What inspired the idea of putting together a book around the topic of breastfeeding?
This book really aims at supporting our society in supporting each other. Working with gender issues is my main interest as a photographer and in this case the topic of the controversy of the breast was super interesting considering how much controversial content there is currently on social media about breastfeeding! The breast represents two very important roles for a woman: sexual/beauty and nutritive/Motherhood. These two roles are not ones that society likes to put side by side and it is exactly this which makes this piece of our anatomy so interesting and such an exciting topic to work with.
What would you like to achieved through this book?
I would love to see the breastfeeding percentage rate in South Africa double. We currently have one of the worst globally. I was really shocked when I found this out! 2018 statistics of the World Health Organisation (WHO) showed that our country has one of the lowest breastfeeding rates in the world.
Who is the target readership for this book? (only new mothers?)
The target readership for the book is definitely new mothers. The book makes the absolute ideal gift for any mother, especially a new one! I intend the book to be enjoyed by local and international readers alike. I’ve met with and photographed women from such diverse backgrounds (and locations) so I think the stories covered are more than just South African ones and the diversity is therefore interesting across many spectrums and for many people.
I think what makes breastfeeding 101 special is that it is a first-hand body of information – a hand book - directly from the women concerned about their breastfeeding experiences.
During the three-year project, what were your unique discoveries that most people do not know of?
Transcribing 101 interviews into their perfect mini, summarised versions of themselves while still trying to maintain the integrity and natural voice of each Mother was a really challenging process! And I’m relieved it’s behind me. My favourite parts? Learning totally new and often very surprising new facts about all of these women’s lives! And…so importantly: I loved working with the talented (and Woodstock local) book designer Gabrielle Guy. She did an outstanding job of putting this book into such a beautiful format.
Who did you work with in putting together the book? What did it take and how long it took you to complete and publish it? How many pages is it? How are the sales doing and response from readers since the launch?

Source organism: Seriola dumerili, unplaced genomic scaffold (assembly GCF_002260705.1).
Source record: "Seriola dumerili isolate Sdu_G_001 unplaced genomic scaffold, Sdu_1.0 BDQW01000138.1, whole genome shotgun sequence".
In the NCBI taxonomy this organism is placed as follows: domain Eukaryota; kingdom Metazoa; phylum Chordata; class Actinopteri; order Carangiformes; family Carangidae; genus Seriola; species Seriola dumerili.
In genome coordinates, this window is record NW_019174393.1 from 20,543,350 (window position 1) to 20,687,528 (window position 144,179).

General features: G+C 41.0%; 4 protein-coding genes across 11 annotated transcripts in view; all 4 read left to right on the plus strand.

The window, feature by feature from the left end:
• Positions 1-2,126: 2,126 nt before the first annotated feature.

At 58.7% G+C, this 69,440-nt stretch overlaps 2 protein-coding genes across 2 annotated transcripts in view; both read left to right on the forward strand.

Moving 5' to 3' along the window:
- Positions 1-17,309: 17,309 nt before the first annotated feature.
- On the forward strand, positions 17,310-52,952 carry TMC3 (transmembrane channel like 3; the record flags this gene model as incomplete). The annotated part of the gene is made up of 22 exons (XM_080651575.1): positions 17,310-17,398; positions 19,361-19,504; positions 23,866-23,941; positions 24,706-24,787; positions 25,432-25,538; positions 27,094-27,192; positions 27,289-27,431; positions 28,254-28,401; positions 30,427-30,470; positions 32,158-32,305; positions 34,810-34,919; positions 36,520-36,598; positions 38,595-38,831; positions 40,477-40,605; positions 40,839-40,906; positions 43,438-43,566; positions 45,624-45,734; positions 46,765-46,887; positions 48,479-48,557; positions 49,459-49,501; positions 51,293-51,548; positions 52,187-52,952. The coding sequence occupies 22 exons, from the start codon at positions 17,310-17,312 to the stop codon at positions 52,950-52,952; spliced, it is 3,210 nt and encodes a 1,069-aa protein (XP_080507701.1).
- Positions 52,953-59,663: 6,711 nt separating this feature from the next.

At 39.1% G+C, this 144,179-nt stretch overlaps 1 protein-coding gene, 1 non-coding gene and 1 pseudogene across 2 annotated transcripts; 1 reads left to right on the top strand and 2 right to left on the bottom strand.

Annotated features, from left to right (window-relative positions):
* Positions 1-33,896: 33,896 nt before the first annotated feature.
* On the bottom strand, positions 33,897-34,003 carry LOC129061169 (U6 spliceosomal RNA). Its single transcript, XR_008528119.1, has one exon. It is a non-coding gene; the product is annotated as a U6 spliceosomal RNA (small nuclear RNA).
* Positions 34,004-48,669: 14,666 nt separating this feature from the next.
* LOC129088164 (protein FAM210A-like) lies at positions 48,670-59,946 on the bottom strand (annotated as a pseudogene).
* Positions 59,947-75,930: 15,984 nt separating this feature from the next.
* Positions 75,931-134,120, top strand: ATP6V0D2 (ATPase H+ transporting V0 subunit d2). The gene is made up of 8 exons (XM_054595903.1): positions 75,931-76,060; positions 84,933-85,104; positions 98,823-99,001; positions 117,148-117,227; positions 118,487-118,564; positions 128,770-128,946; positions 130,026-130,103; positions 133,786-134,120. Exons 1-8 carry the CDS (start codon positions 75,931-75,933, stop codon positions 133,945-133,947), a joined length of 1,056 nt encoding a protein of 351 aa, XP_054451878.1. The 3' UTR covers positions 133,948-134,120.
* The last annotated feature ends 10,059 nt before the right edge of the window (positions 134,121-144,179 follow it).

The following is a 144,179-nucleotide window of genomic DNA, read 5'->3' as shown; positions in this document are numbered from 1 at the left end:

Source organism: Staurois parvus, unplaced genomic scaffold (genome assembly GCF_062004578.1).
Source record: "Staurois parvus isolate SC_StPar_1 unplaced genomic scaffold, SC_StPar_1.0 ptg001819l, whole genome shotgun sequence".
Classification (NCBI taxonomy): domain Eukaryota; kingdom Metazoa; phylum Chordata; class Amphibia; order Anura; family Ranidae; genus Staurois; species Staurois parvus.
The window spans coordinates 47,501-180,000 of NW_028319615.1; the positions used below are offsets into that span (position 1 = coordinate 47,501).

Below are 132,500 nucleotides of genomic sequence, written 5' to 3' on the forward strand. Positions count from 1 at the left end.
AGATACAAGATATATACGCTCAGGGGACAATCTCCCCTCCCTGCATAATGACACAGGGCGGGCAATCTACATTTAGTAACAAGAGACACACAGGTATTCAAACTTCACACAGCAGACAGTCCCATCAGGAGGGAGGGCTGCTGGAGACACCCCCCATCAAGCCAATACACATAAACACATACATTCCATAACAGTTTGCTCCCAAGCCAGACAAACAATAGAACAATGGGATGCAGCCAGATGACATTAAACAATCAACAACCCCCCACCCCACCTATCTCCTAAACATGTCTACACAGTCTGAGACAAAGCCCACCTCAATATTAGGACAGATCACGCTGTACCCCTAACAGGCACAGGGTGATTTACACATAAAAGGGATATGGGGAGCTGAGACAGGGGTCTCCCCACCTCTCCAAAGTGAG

I worked almost totally alone on this project for the first 2.5 years, thereafter I brought in Gabrielle Guy (Woodstock local as well) as my book designer. I had support from all the mothers, far and wide that I worked with through creating all 101 portraits. It was a long process putting this project together as I did it inbetween my normal commercial photographic work! I set up shoots and photographed mothers as often as I could and as far and wide as possible! I photographed mothers from Somalia, Germany, Zimbabwe, Malawi, Austria, Holland, Namibia, Malaysia, China, Portugal, South Africa and more!
The book is hardcover with 101 full colour portraits, 101 stories from mothers and it is 224 pages long. The launch of the book at The Book Lounge in Cape Towns CBD was a huge success, it was packed! The response has been outstanding. I’ve done multiple radio interviews, speeches and talks and articles and interviews. It’s been particularly well timed as I launched the book during World Breastfeeding Week (1-7 August) and August itself is Women’s Month as well!
Please tell me about yourself professional and generally (outside work).
I’m a full time professional photographer and my main interest is working with gender issues and portraits of women and sharing women’s stories. During my time not photographing and retouching I love to enjoy our beautifully restored Woodstock home, ceramics, textile printing, painting and drawing. I love to socialise, entertain and cook at home and enjoy having sundowners while sitting on top of our roof overlooking Devils Peak and the Harbour (I think some of our neighbours think we’re crazy for doing this ;-)).
I’m very lucky: what I do is my absolute passion and I even do it in my spare time. I spend a lot of time working on pro-bono and interesting photographic projects which involve women and women’s issues.
Your general advice to members of the public?
That communication and support which can be shared and passed on between women is vital, it is our strength. It would be wonderful if more people showed their appreciation for breastfeeding instead of slandering it or giving mothers bad looks (this happens all the time sadly!). Its so important to remember to share knowledge and be open to cultural differences as well as to appreciate how hard of a job it is to be a breastfeeding mother.